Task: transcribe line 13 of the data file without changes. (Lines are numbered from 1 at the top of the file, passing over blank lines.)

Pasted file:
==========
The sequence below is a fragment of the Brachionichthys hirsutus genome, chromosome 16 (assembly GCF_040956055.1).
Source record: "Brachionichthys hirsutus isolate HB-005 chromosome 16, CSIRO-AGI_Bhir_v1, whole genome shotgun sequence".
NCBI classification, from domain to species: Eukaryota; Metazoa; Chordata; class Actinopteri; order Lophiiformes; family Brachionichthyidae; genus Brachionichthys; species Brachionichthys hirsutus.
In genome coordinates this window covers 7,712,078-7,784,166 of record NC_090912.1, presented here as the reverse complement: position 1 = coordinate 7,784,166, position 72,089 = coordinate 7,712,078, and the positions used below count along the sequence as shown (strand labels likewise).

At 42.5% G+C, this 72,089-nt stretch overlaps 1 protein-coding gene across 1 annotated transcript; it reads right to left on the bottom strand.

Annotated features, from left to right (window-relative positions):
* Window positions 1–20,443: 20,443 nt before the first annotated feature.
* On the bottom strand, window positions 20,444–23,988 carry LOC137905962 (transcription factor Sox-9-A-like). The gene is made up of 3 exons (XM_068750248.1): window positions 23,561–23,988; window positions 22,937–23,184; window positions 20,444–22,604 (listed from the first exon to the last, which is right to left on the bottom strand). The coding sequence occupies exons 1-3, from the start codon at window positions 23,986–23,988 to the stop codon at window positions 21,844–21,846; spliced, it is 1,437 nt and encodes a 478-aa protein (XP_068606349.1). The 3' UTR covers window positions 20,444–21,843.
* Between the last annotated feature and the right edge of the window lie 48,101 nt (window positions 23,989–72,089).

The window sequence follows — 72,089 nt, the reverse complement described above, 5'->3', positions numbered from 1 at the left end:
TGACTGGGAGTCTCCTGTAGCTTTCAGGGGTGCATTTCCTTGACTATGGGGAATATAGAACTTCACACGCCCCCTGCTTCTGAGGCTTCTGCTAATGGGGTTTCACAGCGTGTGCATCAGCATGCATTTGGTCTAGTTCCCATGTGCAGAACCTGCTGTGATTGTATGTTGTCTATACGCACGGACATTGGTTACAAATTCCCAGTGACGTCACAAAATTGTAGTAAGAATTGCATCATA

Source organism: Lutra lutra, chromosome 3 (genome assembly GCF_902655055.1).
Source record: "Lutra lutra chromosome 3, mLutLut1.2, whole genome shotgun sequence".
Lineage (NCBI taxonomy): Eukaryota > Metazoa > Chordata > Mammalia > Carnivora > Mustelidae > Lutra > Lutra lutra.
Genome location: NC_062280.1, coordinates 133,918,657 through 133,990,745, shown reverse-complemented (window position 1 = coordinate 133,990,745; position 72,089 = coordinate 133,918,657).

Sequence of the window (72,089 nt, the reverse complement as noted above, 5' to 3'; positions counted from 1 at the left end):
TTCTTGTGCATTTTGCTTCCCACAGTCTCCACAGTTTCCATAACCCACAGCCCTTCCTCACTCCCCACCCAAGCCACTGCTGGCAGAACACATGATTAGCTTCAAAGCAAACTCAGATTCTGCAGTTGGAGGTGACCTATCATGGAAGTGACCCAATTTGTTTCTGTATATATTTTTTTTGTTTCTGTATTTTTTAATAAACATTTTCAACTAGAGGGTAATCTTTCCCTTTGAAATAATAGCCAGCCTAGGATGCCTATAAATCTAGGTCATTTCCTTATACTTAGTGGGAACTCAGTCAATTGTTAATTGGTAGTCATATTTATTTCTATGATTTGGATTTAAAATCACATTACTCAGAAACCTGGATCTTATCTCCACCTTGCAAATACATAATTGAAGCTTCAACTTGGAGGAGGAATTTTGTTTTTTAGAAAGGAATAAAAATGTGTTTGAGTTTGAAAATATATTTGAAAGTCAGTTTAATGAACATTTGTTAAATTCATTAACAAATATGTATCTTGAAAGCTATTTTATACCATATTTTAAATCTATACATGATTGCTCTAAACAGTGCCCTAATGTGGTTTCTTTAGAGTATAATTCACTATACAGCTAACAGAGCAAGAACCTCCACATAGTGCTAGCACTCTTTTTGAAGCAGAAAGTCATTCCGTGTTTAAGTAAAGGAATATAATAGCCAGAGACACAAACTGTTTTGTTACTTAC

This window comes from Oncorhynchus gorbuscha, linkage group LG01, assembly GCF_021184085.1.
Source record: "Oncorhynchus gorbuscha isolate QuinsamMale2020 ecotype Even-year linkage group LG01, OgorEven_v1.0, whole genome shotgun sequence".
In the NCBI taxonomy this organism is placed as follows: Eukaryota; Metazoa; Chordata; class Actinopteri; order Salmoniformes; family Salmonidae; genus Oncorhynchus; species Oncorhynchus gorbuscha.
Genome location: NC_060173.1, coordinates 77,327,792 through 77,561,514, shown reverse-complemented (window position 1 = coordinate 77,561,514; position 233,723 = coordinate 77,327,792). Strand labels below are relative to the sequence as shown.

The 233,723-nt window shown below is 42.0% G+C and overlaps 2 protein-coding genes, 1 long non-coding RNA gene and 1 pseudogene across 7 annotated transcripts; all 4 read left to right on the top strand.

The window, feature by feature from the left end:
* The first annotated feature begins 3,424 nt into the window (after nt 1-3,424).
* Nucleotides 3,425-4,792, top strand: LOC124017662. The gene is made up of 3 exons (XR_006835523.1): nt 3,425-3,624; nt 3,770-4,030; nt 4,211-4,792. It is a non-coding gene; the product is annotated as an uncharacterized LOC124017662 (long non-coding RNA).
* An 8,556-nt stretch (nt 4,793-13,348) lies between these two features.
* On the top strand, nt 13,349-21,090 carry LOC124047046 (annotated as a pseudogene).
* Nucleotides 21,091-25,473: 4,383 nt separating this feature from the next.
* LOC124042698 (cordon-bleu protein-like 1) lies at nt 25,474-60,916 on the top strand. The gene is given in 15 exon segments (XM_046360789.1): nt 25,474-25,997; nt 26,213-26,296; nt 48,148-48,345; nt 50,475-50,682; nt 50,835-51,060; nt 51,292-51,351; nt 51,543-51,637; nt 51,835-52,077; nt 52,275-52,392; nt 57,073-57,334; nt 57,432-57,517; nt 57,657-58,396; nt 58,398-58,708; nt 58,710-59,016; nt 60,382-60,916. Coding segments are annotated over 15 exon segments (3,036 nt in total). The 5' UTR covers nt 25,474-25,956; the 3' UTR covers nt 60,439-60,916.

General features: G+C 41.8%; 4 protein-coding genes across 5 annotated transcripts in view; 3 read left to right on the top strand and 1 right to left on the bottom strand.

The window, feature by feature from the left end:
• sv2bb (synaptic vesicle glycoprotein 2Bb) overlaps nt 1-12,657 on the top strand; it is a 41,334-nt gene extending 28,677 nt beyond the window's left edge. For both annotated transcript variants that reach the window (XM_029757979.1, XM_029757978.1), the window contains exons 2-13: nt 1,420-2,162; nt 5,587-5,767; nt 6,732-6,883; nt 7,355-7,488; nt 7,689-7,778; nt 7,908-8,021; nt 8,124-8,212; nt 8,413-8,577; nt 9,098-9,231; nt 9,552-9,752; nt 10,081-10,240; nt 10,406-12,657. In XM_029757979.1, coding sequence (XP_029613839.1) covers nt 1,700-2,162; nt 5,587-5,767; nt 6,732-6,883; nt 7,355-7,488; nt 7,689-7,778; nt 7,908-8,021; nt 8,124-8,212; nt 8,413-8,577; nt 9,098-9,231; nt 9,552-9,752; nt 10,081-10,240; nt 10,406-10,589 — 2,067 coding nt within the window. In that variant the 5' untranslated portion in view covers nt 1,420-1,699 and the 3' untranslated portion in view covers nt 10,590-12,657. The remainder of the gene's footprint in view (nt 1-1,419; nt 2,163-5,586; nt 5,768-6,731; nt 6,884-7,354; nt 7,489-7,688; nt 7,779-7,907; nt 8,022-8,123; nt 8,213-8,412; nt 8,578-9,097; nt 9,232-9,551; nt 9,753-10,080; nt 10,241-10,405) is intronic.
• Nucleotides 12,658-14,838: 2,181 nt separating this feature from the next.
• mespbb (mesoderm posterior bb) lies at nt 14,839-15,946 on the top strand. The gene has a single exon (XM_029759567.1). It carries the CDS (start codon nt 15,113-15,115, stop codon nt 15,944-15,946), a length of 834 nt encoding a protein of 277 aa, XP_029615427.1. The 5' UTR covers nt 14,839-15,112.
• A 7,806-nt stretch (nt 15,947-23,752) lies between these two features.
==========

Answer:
Source record: "Lutra lutra chromosome 3, mLutLut1.2, whole genome shotgun sequence".